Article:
Twenty-two top aquariums across the United States have already eliminated 5 million straws in their coordinated campaign to reduce sources of plastic pollution. Now, they're upping their game by encouraging individuals, businesses and cities around the country to cut back on single-use plastic—starting with plastic straws—by Earth Day 2019.
Banding together in a joint FirstStep to plastic-free waters, the aquariums seek commitments from 500 more businesses, pledges from individuals and policy action by municipalities, all to reduce a growing source of single-use plastic waste that harms ocean and freshwater wildlife around the world.
"There's new scientific evidence, almost on a weekly basis, about the ways that plastic pollution is harming marine and aquatic wildlife," said Monterey Bay Aquarium Executive Director Julie Packard in a statement. "I find it so encouraging that people are responding quickly to the threat—by changing their habits and asking businesses and governments to step up and take action."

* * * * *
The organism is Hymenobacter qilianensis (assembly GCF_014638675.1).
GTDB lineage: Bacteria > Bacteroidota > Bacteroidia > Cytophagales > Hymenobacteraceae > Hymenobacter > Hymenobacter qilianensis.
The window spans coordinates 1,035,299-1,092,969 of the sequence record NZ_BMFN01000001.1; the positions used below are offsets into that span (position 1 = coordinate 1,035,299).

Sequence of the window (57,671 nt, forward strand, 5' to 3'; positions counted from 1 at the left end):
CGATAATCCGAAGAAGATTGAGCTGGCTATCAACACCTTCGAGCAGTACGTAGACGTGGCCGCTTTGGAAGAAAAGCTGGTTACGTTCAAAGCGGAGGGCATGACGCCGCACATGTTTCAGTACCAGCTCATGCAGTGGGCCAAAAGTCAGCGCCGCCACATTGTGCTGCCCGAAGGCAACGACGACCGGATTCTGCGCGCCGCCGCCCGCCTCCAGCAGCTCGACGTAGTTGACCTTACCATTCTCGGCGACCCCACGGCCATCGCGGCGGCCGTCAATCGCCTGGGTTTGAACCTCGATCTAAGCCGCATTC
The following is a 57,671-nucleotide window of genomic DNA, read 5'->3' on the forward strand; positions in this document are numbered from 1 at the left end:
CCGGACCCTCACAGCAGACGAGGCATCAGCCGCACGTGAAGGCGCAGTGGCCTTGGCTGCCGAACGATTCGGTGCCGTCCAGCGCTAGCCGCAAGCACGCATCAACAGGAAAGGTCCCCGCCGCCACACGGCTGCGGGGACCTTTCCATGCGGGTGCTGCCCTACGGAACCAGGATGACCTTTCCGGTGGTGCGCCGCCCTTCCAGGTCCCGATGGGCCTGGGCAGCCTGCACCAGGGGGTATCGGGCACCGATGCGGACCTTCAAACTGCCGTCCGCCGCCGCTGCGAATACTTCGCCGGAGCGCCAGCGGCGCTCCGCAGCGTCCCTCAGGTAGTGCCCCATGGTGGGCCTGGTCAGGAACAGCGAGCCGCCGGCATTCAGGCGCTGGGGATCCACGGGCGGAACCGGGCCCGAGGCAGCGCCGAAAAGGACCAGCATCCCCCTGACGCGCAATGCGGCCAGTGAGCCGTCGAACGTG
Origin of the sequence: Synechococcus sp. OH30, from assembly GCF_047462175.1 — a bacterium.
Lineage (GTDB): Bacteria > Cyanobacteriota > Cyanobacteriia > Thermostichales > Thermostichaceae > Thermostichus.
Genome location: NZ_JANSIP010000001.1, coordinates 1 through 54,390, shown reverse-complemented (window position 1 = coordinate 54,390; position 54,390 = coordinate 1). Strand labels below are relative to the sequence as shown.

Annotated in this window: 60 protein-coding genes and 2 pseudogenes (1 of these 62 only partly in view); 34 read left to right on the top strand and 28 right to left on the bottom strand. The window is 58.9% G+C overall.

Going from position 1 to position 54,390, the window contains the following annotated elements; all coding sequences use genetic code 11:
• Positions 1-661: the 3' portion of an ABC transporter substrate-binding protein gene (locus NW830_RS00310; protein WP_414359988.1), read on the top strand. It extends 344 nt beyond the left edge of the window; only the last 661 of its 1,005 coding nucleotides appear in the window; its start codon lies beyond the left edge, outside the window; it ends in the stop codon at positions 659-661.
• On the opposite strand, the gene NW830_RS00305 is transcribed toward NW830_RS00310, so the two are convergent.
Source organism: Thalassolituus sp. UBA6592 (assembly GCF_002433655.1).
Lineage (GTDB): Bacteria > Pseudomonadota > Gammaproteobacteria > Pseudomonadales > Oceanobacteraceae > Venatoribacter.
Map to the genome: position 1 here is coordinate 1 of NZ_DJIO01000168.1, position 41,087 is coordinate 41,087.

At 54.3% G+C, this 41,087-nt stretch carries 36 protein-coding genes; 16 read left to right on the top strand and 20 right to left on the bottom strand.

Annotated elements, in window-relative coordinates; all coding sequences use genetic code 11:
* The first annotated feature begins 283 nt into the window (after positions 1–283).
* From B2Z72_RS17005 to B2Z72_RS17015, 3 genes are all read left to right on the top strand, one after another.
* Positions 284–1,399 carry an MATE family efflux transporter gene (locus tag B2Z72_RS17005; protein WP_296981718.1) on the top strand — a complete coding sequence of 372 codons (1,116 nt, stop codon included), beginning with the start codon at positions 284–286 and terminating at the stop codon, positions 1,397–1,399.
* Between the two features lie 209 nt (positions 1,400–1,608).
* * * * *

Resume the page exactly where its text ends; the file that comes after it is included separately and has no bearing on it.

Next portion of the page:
"Cutting back on plastic straws doesn't solve the problem, but it's an important first step," Packard added. "It gets people thinking and talking about ways they can reduce their reliance on single-use plastic items—and encourages the innovation of ocean-friendly alternatives."
The campaign will kick off during NoStrawNovember, a nationwide movement asking people who don't need them to refuse plastic straws for 30 days.
The FirstStep campaign includes:
- Recruiting 500 new businesses to partner with aquariums across the country by committing to offer straws only on request, for a total of 1,000 businesses committed by Earth Day 2019.
- An online pledge site where individuals can commit to make the last straw their first step to plastic-free waters.
- Initiatives by partner aquariums to inspire cities in their regions to pass straws-on-request ordinances and other local measures to reduce single-use plastic.
- A public campaign where people can get tips via text message on ways they can cut back on single-use plastic in their lives.